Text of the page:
By Ellen Thompson/Havre Daily Newsemail@example.com
The Hill County Health Department will hold a flu vaccination clinic Tuesday and Wednesday despite a national shortage of doses.
The clinic was planned in September to simulate mass vaccination that would be required if there were a flu pandemic, when most people in a large geographic area contract the disease. Instead, the clinic will target high-priority people for vaccination, Hill County Nurse Cindy Smith said.
Smith, who organized the clinic, said that the shortage heightened the status of the clinic from training to a high-pressure event, though not to the level of an actual pandemic.
On Oct. 5, the United States learned that its number two supplier of flu vaccine, the British company Chiron Corp., was suspended from distributing doses because of problems at its vaccine manufacturing plant in Liverpool, England.
Immediately the Hill County Health Board, Northern Montana Hospital, and the Local Emergency Planning Committee began to meet to decide how to handle the shortage, and whether to proceed with the November clinic.
Organizers of the clinic said that the heightened pressure has increased the clinic's effectiveness as a training tool. A representative from the state will film the two-day clinic so Hill County's experience can be used for training purposes, Smith said. There will also be outside evaluators from other counties, and some volunteers and participants will be asked to fill out evaluation forms.
The clinic will go forward with half the number of doses originally planned, 3,100 adult doses and 348 pediatric doses. Those will only be given to people belonging to a priority group as identified by the Centers for Disease Control and Prevention. People are asked not to come to the clinic unless they believe they might be among the priority groups.
The priority groups include children ages 6 to 23 months, adults 65 and older with underlying chronic medical conditions, persons ages 2 to 64 with underlying chronic medical conditions, women who are pregnant during the influenza season, children ages 6 months to 18 years on chronic aspirin therapy, day-care providers of children younger than 6 months of age, parents and household contacts of children younger than 6 months of age, and health care workers involved in direct patient care.
The clinic was possible because of help from Northern Montana Hospital, Smith said. The hospital sold the Hill County Health Department its extra doses of vaccine at cost after news of the shortage broke.
In addition, the District IV Human Resources Development Council volunteered its building on Fifth Avenue to house the clinic, which will be held there from 10 a.m. to 8 p.m. Tuesday and 6 a.m. to 5 p.m. Wednesday, Smith said.
"This is what would have to happen in a real event. People would have to work together and communicate," she said.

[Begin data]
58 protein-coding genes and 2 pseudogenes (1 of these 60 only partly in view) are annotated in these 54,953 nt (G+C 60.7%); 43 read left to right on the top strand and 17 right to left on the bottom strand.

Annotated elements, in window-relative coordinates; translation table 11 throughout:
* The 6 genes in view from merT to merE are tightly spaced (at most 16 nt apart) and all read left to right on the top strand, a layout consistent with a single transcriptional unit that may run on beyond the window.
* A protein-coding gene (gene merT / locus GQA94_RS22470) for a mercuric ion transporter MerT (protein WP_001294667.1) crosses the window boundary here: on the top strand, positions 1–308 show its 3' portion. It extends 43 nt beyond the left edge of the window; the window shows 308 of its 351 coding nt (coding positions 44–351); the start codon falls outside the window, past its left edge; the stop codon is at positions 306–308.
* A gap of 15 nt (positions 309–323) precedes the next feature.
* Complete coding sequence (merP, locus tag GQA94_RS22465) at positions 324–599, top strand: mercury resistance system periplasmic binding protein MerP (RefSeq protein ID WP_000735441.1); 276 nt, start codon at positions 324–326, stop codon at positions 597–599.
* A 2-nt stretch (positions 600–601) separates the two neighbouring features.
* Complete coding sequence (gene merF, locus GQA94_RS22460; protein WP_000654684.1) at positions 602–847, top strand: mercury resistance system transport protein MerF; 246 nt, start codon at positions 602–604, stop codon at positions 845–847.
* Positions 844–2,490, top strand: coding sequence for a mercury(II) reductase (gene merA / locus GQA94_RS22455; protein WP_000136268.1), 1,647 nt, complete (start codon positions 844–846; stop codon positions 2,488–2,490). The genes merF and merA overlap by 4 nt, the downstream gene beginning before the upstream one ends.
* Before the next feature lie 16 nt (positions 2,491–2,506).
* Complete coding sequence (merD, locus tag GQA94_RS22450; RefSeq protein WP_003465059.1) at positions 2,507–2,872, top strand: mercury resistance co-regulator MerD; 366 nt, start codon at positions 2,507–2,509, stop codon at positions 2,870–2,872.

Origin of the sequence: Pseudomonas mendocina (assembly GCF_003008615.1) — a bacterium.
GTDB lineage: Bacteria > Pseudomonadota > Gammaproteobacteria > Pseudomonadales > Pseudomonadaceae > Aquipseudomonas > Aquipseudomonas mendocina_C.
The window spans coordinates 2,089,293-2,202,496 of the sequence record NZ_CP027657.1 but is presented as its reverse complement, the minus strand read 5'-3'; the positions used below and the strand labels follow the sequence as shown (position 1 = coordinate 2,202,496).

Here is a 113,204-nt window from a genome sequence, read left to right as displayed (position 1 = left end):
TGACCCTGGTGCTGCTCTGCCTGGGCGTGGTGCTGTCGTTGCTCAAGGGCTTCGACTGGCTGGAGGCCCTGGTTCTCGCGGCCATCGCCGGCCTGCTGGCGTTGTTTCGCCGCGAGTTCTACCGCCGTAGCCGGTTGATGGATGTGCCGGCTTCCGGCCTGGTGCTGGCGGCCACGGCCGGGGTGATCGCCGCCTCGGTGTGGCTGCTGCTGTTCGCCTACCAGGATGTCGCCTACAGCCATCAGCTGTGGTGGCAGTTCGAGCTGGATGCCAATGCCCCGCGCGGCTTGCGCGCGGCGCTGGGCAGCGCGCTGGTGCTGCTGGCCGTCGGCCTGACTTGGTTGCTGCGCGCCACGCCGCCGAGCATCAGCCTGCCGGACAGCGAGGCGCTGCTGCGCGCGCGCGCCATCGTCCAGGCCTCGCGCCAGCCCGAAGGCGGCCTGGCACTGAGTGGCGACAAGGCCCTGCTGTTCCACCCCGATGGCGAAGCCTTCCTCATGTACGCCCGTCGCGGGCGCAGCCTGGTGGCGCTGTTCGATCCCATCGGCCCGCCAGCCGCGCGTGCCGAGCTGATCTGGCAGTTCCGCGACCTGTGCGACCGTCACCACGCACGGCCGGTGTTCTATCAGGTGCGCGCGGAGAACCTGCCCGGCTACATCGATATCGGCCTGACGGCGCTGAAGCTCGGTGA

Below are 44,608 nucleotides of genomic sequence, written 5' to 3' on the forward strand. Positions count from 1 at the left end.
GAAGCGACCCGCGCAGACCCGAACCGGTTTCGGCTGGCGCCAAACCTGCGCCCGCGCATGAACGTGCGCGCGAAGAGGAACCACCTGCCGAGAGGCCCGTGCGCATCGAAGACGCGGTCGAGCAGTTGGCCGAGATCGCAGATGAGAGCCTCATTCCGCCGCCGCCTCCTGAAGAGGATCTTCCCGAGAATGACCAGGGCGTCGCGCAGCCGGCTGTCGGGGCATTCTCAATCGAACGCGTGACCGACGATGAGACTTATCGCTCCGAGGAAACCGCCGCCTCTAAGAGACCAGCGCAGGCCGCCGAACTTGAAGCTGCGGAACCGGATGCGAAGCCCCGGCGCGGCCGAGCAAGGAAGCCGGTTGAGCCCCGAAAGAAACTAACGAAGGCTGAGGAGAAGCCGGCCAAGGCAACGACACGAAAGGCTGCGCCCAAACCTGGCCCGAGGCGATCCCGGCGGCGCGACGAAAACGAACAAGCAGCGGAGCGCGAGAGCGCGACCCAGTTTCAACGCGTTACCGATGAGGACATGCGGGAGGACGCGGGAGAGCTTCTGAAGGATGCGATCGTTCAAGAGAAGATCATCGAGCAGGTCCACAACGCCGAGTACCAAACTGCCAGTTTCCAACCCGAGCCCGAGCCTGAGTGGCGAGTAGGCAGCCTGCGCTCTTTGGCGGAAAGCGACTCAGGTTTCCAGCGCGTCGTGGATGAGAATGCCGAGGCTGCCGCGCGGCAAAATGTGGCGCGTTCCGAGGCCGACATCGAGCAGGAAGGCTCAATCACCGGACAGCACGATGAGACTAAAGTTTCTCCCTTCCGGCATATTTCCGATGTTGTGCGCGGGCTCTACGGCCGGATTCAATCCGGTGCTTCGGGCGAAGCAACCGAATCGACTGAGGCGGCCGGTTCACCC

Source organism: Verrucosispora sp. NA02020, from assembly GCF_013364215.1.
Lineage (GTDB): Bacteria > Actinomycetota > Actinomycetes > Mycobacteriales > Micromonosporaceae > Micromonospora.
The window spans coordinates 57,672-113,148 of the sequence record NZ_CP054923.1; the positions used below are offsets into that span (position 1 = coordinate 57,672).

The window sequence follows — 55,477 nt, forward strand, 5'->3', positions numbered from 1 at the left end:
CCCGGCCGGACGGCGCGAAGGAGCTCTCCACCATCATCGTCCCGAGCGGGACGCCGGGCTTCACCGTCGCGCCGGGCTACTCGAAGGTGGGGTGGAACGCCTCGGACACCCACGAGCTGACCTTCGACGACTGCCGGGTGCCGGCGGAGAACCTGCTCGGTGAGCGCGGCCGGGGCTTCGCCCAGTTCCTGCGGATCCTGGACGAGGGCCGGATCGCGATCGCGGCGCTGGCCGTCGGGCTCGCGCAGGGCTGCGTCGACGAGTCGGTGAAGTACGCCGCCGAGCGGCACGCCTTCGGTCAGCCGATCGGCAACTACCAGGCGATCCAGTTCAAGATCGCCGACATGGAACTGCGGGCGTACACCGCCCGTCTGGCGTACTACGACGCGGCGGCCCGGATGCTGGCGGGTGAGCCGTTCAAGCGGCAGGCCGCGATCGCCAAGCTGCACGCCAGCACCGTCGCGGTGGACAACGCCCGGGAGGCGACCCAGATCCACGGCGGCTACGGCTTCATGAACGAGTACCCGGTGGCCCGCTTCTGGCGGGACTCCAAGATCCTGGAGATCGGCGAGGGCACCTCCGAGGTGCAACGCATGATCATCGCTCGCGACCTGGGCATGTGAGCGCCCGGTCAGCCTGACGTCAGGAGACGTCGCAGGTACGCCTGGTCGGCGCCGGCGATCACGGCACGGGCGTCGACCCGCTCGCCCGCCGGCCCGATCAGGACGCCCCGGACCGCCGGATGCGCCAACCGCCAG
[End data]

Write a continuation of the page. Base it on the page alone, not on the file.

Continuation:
Originally, the Local Emergency Planning Committee, which consists of law enforcement officers, firefighters and the county planner, was going to simulate the supportive role that those agencies would supply in an actual event. Participants would simulate illness while at the clinic and Triangle Telephone would provide services to help coordinate the agencies.
The clinic no longer has simulation of emergency scenarios. The Havre Fire Department will play a supportive role, and local law enforcement will provide security, Smith said.
The Health Department has arranged to have additional staff to help with the screening process to determine if a person is eligible for a dose. There will be between 70 to 100 staffers, with 11 nurses per shift, Smith said.
"We've got it well staffed," Smith said. She said they hope to keep the wait for vaccinations less than 40 minutes, and will alert the radio about wait time so people can hear when it is a good time to go.
Most people are asked to park at the Fifth Avenue Christian Church where they will be shuttled by bus to the HRDC building, but anyone with a handicap should drive straight to the building, Smith said. People should bring their Medicaid or CHIP cards with them. People who receive a dose will be charged $15 to cover costs. The immunizations will be recorded in the state innoculation registry.
The health department expects to eventually get some more pediatric doses and 140 nasal spray vaccines that can only be given to healthy adults. People turned away from the clinic will be able to leave their names on a waiting list for leftover doses, Smith said, though she added that doses will first go to people older than 65.
Montana Disaster and Emergency Services District Representative Ed Grieke has been helping Hill County prepare for the clinic. He said that most disaster plans are designed as responses to natural disasters. The idea of using the model for a health emergency is relatively new, he said.
"The state has had some vaccination clinics before, but not dealing with the dynamics that Hill County has to deal with," he said, adding that the main challenge that was specific to the Hill County clinic was the goal of targeting only the high priority groups.
"It started out as training and somewhat turned into a real event," Gierke said. "That wasn't our strategy but that's life."